Disease confirmed in birds in Scotland.
A flock of birds from a farm on the Island of Sanday in Orkney has tested positive for H5N8 Avian Influenza.
In order to limit the further spread of disease, appropriate restrictions have been imposed on the premises and any identified contact premises.
The remaining birds at the premises have been humanely culled and a 10 km temporary control zone has been set up around the infected premises to limit the risk of the disease.
Within this zone a range of different controls are now in place.
These include restrictions on the movement of poultry, carcasses, eggs, used poultry litter and manure and restrictions on bird gatherings.
Producers and bird keepers are reminded to comply with the order to house birds that came in to effect on the 14 December, or ensure they are kept separate from wild birds and follow biosecurity procedures.
Minister for Rural Affairs and the Natural Environment Mairi Gougeon (pictured) said:
“With the recent disease confirmations in wild and captive birds in the UK, it is not unexpected for Avian Influenza to be found in birds here in Scotland.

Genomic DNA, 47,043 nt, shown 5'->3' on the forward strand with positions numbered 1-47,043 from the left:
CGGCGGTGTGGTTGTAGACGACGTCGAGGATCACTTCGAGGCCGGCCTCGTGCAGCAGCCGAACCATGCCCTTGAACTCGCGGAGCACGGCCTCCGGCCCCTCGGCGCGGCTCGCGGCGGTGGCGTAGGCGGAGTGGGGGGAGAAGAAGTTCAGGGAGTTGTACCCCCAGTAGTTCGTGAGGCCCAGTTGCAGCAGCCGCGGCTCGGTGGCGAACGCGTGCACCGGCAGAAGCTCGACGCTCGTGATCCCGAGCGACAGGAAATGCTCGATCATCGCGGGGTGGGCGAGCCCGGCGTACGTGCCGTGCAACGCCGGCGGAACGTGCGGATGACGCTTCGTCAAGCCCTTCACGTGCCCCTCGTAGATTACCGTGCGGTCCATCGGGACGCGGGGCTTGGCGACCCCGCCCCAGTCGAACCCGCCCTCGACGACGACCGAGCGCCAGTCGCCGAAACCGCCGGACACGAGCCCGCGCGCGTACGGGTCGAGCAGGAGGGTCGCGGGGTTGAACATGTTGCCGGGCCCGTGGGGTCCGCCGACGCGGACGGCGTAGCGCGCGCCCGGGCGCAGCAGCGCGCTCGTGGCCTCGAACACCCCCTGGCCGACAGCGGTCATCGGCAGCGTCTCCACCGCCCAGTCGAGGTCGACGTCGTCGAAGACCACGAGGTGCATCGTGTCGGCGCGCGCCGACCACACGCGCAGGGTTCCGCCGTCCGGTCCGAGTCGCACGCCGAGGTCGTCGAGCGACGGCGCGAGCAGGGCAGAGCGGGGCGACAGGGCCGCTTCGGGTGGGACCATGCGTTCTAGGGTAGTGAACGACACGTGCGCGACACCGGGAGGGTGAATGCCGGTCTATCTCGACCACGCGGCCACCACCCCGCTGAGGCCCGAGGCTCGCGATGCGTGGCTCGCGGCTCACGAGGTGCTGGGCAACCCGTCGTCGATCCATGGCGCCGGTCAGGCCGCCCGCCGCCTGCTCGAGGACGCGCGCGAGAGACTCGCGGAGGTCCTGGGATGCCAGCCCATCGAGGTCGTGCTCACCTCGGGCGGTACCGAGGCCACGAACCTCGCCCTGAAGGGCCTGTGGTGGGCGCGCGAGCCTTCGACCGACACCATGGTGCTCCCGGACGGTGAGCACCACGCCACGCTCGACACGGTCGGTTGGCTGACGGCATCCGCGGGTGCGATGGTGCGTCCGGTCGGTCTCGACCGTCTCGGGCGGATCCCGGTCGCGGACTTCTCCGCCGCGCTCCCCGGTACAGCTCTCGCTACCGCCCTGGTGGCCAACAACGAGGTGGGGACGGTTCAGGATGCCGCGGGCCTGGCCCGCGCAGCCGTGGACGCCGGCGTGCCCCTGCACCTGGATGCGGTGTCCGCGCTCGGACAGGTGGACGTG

“We ask that the public remain vigilant and report any findings of dead wild birds.”
Scotland’s Chief Veterinary Officer Sheila Voas said:
“This case of H5N8 in a flock of birds on Sanday confirms that Avian Influenza is present in Scotland.
“We have already made clear that all bird keepers – whether major businesses or small keepers with just a few birds – must ensure that their biosecurity is up to scratch to protect their birds from disease and prevent any contact between their birds and wild birds.
“Keepers who are concerned about the health or welfare of their flock should seek veterinary advice immediately.
“Your private vet, or your local Animal and Plant Health Agency office, will also be able to provide practical advice on keeping your birds safe from infection.
“Any dead wild swans, geese, ducks or gulls, falcons or other birds of prey or five or more dead wild birds of other species in the same location, should be reported to the Defra dead wild bird helpline.
“Public health advice is that the risk to human health from the virus is very low and food standards bodies advise that avian influenzas pose a very low food safety risk for UK consumers, and it does not affect the consumption of poultry products including eggs.”